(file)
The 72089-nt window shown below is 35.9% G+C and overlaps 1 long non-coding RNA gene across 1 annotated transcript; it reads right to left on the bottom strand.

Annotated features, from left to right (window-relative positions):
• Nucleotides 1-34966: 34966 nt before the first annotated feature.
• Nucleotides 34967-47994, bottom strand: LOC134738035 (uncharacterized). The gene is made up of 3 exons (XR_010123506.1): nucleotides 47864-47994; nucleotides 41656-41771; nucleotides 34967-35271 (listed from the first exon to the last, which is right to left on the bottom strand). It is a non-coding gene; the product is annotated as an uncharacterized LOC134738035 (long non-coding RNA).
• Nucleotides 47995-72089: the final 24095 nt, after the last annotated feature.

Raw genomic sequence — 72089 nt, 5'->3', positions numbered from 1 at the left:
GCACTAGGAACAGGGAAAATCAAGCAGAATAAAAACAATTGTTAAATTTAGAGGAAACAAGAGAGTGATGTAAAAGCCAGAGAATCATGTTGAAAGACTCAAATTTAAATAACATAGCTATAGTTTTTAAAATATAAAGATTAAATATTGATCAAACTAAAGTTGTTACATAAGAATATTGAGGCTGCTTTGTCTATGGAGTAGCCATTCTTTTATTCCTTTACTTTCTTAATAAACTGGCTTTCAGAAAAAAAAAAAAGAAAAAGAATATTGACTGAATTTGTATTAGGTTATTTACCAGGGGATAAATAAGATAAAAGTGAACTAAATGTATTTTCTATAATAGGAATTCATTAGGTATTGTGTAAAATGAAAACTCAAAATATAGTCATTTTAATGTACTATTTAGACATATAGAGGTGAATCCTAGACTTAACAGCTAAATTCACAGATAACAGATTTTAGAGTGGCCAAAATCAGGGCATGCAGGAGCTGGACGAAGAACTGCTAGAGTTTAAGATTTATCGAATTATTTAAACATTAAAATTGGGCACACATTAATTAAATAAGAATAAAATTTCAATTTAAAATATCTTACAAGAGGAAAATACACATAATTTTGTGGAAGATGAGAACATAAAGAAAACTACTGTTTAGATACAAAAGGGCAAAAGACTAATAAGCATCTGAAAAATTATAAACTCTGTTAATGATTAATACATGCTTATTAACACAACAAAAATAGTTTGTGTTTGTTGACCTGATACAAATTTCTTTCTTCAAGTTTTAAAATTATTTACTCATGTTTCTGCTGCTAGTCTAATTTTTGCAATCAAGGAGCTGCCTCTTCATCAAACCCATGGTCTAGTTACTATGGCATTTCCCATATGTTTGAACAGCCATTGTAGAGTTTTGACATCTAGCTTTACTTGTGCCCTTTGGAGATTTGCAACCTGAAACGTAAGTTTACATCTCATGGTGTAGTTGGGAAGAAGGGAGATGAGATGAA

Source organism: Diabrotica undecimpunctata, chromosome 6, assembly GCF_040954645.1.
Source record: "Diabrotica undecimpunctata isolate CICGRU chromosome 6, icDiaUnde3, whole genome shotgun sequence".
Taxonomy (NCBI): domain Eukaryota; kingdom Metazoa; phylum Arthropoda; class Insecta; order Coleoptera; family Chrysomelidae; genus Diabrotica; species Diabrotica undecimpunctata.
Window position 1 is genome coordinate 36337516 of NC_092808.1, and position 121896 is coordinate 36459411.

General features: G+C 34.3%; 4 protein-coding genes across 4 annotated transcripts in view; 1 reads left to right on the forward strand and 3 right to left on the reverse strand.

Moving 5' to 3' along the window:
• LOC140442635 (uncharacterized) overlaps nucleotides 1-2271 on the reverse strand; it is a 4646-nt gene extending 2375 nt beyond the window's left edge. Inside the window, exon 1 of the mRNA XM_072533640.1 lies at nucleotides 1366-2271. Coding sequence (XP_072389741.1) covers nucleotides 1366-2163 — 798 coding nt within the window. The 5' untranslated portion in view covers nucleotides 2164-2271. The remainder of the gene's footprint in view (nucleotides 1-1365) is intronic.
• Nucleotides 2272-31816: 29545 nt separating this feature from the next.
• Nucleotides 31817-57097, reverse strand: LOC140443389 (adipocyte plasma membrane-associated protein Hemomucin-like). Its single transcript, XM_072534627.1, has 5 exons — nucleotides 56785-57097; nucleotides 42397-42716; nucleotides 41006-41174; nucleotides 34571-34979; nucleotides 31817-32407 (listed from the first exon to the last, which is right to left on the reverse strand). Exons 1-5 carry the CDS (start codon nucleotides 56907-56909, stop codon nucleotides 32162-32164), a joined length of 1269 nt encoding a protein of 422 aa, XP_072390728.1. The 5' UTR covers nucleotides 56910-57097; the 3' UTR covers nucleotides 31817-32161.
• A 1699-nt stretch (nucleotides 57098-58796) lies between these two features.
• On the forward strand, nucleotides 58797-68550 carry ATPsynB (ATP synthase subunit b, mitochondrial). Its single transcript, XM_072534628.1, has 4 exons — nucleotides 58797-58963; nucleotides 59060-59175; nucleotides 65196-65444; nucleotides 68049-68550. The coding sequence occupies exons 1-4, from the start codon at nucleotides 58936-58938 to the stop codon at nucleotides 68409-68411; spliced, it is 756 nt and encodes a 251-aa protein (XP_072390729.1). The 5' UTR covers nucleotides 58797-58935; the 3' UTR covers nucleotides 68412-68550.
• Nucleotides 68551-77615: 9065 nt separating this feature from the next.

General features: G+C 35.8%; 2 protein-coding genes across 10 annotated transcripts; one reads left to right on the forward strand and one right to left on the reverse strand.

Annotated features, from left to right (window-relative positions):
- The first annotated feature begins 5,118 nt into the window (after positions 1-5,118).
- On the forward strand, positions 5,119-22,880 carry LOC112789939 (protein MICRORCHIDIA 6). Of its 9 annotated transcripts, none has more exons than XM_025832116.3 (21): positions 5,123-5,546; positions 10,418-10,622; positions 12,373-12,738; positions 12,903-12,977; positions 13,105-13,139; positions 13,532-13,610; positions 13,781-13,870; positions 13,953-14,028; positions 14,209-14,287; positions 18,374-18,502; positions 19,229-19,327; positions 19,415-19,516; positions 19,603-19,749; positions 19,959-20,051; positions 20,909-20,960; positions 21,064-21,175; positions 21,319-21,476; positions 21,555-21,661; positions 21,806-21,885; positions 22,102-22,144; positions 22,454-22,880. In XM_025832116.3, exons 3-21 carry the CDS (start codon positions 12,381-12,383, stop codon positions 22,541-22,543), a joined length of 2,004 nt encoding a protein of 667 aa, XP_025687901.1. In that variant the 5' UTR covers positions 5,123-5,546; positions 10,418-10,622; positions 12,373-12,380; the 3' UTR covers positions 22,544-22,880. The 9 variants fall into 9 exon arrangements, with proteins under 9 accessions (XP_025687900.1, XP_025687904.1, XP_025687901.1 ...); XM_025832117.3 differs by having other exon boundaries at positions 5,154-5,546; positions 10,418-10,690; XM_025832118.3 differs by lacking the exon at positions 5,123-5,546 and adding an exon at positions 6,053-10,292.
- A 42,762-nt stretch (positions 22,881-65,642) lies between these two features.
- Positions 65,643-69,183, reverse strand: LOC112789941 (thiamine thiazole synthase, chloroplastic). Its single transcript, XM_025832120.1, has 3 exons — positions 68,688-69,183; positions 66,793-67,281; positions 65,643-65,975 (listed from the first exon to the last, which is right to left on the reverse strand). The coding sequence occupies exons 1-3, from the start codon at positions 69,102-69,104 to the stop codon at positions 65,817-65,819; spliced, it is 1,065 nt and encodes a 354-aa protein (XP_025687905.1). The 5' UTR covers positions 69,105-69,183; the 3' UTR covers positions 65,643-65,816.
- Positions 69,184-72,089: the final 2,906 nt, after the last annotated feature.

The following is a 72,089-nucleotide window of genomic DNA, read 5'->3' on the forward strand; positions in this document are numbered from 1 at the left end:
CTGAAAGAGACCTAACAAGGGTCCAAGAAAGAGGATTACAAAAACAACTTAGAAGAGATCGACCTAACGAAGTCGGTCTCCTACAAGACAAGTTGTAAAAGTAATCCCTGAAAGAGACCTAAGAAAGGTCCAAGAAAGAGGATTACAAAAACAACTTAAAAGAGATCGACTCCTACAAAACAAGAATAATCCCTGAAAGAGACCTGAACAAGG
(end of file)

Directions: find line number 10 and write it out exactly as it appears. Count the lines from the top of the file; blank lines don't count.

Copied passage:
Taxonomy (NCBI): domain Eukaryota; kingdom Metazoa; phylum Arthropoda; class Insecta; order Coleoptera; family Chrysomelidae; genus Diabrotica; species Diabrotica undecimpunctata.